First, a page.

Terrestrial Planets: Definition & Facts About the Inner Planets

terrestrial planets
The terrestrial planets or our solar system: Mercury, Venus, Earth & Mars
Credit: Public domain

Terrestrial planets are Earth-like planets (in Latin, terra means Earth) made up of rocks or metals with a hard surface — making them different from other planets that lack a solid surface. Terrestrial planets also have a molten heavy metal core, few moons, and topological features such as valleys, volcanoes and craters. 

In our solar system, there are four terrestrial planets, which also happen to be the four closest to the sun: Mercury, Venus, Earth and Mars. During the creation of the solar system, there were likely more terrestrial planetoids, but they likely merged or were destroyed.


Mercury is the smallest terrestrial planet in the solar system, about a third of the size of Earth. It has a thin atmosphere, which causes it to swing between burning and freezing temperatures. Mercury is also a dense planet, composed mostly of iron and nickel with an iron core. Its magnetic field is only about 1 percent that of Earth’s. The surface of Mercury has many deep craters and is covered by a thin layer of tiny particle silicates. In 2012, scientists found extensive evidence of organics — the building blocks of life — as well as water ice (in craters shaded from the sun). Mercury's thin atmosphere and close proximity to the sun make it impossible to host life as we know it. 

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Venus, which is about the same size as Earth, has a thick, toxic carbon monoxide-dominated atmosphere that traps heat, making it the hottest planet in the solar system. Much of its surface is marked with volcanoes and deep canyons — the biggest of which is 4,000 miles long. Few spacecraft have ever penetrated Venus’s thick atmosphere and survived. And it’s not just spacecraft that have trouble getting through the atmosphere — there are fewer crater impacts on Venus than other planets, because only the largest meteors can make it . The planet is hostile to life as we know it.

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Of the four terrestrial planets, Earth is the largest, and the only one that has extensive regions of liquid water. Wateris necessary for life as we know it, and life is abundant on Earth — from the deepest oceans to the highest mountains. Like the other terrestrial planets, Earth has a rocky surface with mountains and canyons, and a heavy metal core. Earth’s atmosphere contains water vapor, which helps to moderate daily temperatures. The planet has regular seasons for much of its surface; regions closer to the equator tend to stay warm, while spots closer to the poles are cooler and in the winter, icy. The Earth's climate, however, is warming up due to climate change associated with human-generated greenhouse gases, which act as a trap for escaping heat.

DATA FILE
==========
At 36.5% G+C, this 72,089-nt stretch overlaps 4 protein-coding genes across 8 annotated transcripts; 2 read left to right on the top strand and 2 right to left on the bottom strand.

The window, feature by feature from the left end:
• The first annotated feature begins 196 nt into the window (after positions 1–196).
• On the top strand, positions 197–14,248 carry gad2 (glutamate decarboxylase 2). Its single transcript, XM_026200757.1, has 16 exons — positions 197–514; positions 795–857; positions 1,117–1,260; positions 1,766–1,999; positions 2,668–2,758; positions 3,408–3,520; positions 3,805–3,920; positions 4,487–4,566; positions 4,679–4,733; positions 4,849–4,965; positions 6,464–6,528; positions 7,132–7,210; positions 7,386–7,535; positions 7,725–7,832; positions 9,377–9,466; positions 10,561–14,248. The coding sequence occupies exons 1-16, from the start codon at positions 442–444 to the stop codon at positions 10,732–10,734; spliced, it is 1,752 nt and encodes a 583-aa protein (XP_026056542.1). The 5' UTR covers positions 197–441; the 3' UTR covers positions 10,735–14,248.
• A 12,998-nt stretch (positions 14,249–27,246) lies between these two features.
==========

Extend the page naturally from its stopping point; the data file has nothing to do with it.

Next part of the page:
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Mars has the largest mountain in the solar system, rising 78,000 feet above the surface. Much of the surface is very old and filled with craters, but there are geologically newer areas of the planet as well. At the Martian poles are polar ice caps that shrink in size during the Martian spring and summer. Mars is less dense than Earth and has a smaller magnetic field, which is indicative of a solid core, rather than a liquid one. While scientists have found no evidence of life yet, Mars is known to have water ice and organics — some of the ingredients for living things. Evidence of methane (in varying amounts) has also been found in some parts of the surface. Methane is produced from both living and non-living processes.

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Beyond the solar system

NASA's Kepler space observatory had discovered more than 1,000 confirmed alien planets — and thousands more possibilities — as of August 2015. Using the data from the telescope, scientists have calculated that there may be billions of Earthlike planets in the Milky Way galaxy. [Infographic: A Sky Full of Alien Planets]

Kepler scientists also found that super-Earths — planets slightly larger than our own — are abundant in the universe. If these super-Earths are rocky, it would make rocky planets a common phenomenon. However, not all of these are habitable; some are too close or far from their parent star, for example.

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Non-terrestrial planets

Not all planets are terrestrial. In our solar system, Jupiter, SaturnUranus and Neptune are gas giants, also known as jovian planets. It's unclear what the dividing line is between a rocky planet and a terrestrial planet; some super-Earths may have a liquid surface, for example. In our solar system, gas giants are much bigger than terrestrial planets, and they have thick atmospheres full of hydrogen and helium. On Jupiter and Saturn, hydrogen and helium make up most of the planet, while on Uranus and Neptune, the elements make up just the outer envelope. Landing on a gas giant is nearly impossible, since only the core is solid, and the atmosphere is storm-filled and very thick.  It's also inhospitable to life as we know it.

Additional reporting by Elizabeth Howell, contributor.

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